Eagle also held meetings with Elieff’s tenants. When he went to collect overdue rents, he was told by several of them that they had been advised not to pay, or that they had paid their rents to Susan Eagle. In the continuing atmosphere of horrible publicity for Elieff, more damage kept occurring to his apartment buildings. Moreover, young children were observed trailing the superintendent and dumping trash that had just been picked up. All of these facts emerged in the Human Rights Tribunal hearings. However, between the damage to their submarine shop and the missing rents, the Elieff’s were finished.

In front of the Human Rights Commission Tribunal, Mr. Elieff finally encountered his first real ally. He could no longer afford a lawyer, but Bob Metz, the president of a small political party (the Freedom Party) volunteered to act as his representative. Metz, no lawyer himself, is one of the most fundamentally decent people in Ontario political life. The Freedom Party exists as a forum to advance the responsible exercise of individual and economic freedom during political elections in Ontario. Although usually dismissed as a “fringe” party, they deserve much better. The party’s principles are as sound as the character of its leader.

Human Rights Tribunals do operate in some strange ways. Remember that the Ontario Human Rights Commission was the body that seriously entertained a recommendation to remove the presumption of innocence! The judge, Mr. Ajit Jain, ruled that there was no evidence to support a racism complaint. Elieff, however, could not be allowed to escape unpunished.

He was required to pay $2,500 for “damages due to reprisal” to Ms. Hom because he was accused of attempting to evict her for non-payment of rent during the course of the Tribunal hearings. The concept of “reprisal” came late in the proceedings without being argued or spoken to. Note also that penalties assessed by these tribunals are always paid to the complainant – making the initiation of any Human Rights Tribunal case a potentially lucrative undertaking.

With Elieff’s escape from the racism charge. Eagle and Hom appealed the decision to a divisional court. Three judges (Southey, Saunders and Jenkins) declared that the London Free Press had created a “poisoned atmosphere” against Cambodians. Then they reversed the tribunal decision and ordered that Elieff pay $6,000 to the complainant of record. The decision was a very bizarre one.

To start with, the court argued that the object of the Human Rights Code was not to penalize “but to promote relief and understanding”. The reference to Cambodians was strange too, for the Human Rights Tribunal had never used the term (nor had Elieff). Instead, the Tribunal had referred to Asians in general.

Judge Southey’s statement is especially interesting. Because the media coverage “as reported by Van Moorsel in the Free Press created a poisoned atmosphere” he supported raising the penalty against Elieff to $6,000. The Free Press had spearheaded Eagle’s harassment of Elieff, and could not provide the evidence that Elieff had made the original remark in the first place.

Justice is indeed blind … and ignorant to boot.

Elieff is now driving highway transports and is more than $100,000 in debt. His properties were seized and sold under power of sale, and both his business and reputation are ruined. There are two postscripts to the story.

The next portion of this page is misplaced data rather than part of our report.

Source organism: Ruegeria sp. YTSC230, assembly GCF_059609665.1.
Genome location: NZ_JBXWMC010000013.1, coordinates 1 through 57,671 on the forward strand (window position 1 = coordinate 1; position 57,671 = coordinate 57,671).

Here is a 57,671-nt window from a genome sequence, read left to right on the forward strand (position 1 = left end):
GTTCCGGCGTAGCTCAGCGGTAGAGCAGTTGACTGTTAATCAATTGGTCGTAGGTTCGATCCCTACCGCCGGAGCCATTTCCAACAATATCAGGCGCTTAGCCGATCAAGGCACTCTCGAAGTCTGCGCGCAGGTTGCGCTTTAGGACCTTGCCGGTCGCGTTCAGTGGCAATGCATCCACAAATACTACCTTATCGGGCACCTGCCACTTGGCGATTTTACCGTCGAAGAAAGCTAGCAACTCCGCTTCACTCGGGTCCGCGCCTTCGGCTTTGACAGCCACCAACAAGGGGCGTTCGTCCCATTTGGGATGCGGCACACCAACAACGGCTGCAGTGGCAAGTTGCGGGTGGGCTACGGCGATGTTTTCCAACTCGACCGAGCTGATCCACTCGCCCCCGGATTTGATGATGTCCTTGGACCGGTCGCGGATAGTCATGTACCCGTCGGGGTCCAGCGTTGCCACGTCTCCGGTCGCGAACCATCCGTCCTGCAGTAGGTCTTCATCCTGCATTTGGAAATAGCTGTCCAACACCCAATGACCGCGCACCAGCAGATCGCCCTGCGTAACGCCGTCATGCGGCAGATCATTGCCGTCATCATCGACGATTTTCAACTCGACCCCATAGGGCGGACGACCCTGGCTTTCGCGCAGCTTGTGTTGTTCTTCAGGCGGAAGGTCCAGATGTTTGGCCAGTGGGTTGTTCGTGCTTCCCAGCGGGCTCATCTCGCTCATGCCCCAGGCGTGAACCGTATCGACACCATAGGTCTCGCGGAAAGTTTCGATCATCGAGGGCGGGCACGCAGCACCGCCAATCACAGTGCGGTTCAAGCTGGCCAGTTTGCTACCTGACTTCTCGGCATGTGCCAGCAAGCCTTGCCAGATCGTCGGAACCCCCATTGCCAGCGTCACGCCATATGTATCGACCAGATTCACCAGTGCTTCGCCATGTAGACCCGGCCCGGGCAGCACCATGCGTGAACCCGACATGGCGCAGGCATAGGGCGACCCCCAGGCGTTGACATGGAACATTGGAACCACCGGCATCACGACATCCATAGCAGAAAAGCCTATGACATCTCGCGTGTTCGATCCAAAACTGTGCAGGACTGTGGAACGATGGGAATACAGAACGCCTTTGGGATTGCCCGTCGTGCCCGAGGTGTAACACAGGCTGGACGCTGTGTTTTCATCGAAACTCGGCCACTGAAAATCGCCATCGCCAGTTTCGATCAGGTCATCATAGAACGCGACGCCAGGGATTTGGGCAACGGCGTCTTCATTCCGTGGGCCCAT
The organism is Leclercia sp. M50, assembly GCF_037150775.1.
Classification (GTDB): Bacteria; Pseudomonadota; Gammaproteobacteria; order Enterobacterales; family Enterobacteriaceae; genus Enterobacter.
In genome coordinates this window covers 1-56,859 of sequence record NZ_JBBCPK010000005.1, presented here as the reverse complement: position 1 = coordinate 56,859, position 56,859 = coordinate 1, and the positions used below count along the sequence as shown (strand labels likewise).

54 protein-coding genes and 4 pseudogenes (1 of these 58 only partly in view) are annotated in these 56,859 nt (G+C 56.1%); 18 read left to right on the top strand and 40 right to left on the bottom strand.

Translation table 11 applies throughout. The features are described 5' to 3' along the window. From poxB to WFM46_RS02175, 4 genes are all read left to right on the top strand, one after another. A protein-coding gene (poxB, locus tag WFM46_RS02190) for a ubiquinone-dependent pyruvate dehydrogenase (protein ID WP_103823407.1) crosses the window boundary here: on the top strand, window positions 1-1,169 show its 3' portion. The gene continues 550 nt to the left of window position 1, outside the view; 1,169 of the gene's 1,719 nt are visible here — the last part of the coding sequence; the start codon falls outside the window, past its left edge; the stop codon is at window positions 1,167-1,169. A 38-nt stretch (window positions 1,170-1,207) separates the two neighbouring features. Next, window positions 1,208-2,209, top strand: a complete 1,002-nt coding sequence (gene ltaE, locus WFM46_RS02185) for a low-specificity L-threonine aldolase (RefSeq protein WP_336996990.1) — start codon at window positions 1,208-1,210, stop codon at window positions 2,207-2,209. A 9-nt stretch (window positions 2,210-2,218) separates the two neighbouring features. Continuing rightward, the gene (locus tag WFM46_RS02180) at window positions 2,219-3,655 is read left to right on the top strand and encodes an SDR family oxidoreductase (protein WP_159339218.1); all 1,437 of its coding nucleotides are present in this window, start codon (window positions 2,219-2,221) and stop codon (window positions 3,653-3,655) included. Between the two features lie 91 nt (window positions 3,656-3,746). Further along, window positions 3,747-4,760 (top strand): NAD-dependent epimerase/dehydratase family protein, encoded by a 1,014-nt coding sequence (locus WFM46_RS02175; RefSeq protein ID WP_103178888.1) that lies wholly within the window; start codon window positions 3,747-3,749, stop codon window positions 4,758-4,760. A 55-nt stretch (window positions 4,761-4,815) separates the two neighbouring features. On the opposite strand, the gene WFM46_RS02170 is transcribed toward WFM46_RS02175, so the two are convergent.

The first comes from a statement offered to the Free Press by Mr. Peter Sergautis, the new owner of Elieff’s apartments. (These had been snapped up before Eagle had a chance to react). The Free Press has so far refused to print the statement.

I met Mr. Elieff briefly after taking over the buildings. He had the eyes of a broken man, quietly accusing me and everybody of taking advantage.

Immediately after my purchase, I was approached by Rev. Susan Eagle who advised me that the buildings were uneconomical, unrepairable and designated for public housing, and that I was standing in her way.

I offered her several opportunities to purchase the buildings at cost, but she was unable to act on that offer. After closing, she asked me not to renovate the buildings and I had to explain to her that the project was like a taxi meter financially (time bomb would have been ,more accurate) and I was obliged to proceed with emergency repairs and construction.

Ms. Eagle acted as if she wanted to put me out of business, and in anger told me to my face ‘Mr. Sergautis, I am going to see to it that you obey the letter of the law.’ when it became clear that the buildings would no longer be available for public housing. …

Looking back at my experiences with Ms. Eagle, I can clearly understand how a small businessman, ensnared by the hand of a voracious activist, couldn’t keep up. The resulting publicity caused the heavy hand of bureaucracy to descend like a cement coffin lid upon Elieff and his family and crushed them. Shame on us.

We watched this financial execution with morbid curiosity, for after all, he was the ‘bad guy’. Even worse, a bad landlord and deserved all he got. But did he? What heinous crimes did he commit? Or was his crime just that he couldn’t keep up with the attack on every legal front? Because of the negative publicity, Elieff couldn’t borrow a penny for repairs and had no money to defend the numerous actions and applications [all of which were backed by public funding, ed.] against him. What person without considerable staff and resources could keep up with what hit him?

So far, Sergautis has been able to fend off Eagle. In the meantime, backed by the slender resources of the Freedom Party and a few well-wishers, Elieff has sued Eagle and the United Church. A suit against the Free Press was deemed too difficult to undertake.

Those who, wish to support this poor man in his battle for justice can make a cheque out to the Cheyenne Court Challenge Fund. The mailing address is care of:

The Freedom Party of Ontario
PO Box 2214, Station A
London, Ontario

On November 6th the Voice of Canadians Committees and the Freedom Party held fundraising events for Elieff, but more work needs to be done.